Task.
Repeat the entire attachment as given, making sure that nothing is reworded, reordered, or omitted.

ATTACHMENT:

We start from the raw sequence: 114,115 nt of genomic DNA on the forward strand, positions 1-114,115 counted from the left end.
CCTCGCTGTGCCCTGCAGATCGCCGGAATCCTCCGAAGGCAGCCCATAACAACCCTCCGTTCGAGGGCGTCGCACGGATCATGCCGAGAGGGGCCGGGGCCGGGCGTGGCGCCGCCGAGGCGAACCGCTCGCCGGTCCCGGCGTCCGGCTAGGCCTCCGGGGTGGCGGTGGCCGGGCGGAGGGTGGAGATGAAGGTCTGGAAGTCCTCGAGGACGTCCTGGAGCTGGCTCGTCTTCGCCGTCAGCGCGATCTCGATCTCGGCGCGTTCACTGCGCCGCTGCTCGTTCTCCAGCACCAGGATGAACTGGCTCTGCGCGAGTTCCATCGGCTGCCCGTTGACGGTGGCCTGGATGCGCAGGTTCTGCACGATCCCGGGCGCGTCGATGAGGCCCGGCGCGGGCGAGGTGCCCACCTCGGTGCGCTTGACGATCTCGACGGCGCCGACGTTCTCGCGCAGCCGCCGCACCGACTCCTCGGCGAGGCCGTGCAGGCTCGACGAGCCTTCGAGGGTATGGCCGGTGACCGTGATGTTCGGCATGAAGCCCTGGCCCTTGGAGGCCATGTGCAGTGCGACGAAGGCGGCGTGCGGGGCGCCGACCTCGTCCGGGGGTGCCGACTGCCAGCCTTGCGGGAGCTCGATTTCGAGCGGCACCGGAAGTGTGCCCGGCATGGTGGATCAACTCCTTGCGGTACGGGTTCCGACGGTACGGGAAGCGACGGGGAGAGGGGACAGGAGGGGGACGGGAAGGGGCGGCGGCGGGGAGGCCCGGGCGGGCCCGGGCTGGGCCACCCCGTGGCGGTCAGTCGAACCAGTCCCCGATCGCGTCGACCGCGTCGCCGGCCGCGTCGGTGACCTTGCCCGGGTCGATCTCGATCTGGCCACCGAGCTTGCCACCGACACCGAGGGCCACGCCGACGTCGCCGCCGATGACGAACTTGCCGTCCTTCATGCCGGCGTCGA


We start from the raw sequence: 114,115 nt of genomic DNA on the forward strand, positions 1-114,115 counted from the left end.
CCTCGCTGTGCCCTGCAGATCGCCGGAATCCTCCGAAGGCAGCCCATAACAACCCTCCGTTCGAGGGCGTCGCACGGATCATGCCGAGAGGGGCCGGGGCCGGGCGTGGCGCCGCCGAGGCGAACCGCTCGCCGGTCCCGGCGTCCGGCTAGGCCTCCGGGGTGGCGGTGGCCGGGCGGAGGGTGGAGATGAAGGTCTGGAAGTCCTCGAGGACGTCCTGGAGCTGGCTCGTCTTCGCCGTCAGCGCGATCTCGATCTCGGCGCGTTCACTGCGCCGCTGCTCGTTCTCCAGCACCAGGATGAACTGGCTCTGCGCGAGTTCCATCGGCTGCCCGTTGACGGTGGCCTGGATGCGCAGGTTCTGCACGATCCCGGGCGCGTCGATGAGGCCCGGCGCGGGCGAGGTGCCCACCTCGGTGCGCTTGACGATCTCGACGGCGCCGACGTTCTCGCGCAGCCGCCGCACCGACTCCTCGGCGAGGCCGTGCAGGCTCGACGAGCCTTCGAGGGTATGGCCGGTGACCGTGATGTTCGGCATGAAGCCCTGGCCCTTGGAGGCCATGTGCAGTGCGACGAAGGCGGCGTGCGGGGCGCCGACCTCGTCCGGGGGTGCCGACTGCCAGCCTTGCGGGAGCTCGATTTCGAGCGGCACCGGAAGTGTGCCCGGCATGGTGGATCAACTCCTTGCGGTACGGGTTCCGACGGTACGGGAAGCGACGGGGAGAGGGGACAGGAGGGGGACGGGAAGGGGCGGCGGCGGGGAGGCCCGGGCGGGCCCGGGCTGGGCCACCCCGTGGCGGTCAGTCGAACCAGTCCCCGATCGCGTCGACCGCGTCGCCGGCCGCGTCGGTGACCTTGCCCGGGTCGATCTCGATCTGGCCACCGAGCTTGCCACCGACACCGAGGGCCACGCCGACGTCGCCGCCGATGACGAACTTGCCGTCCTTCATGCCGGCGTCGA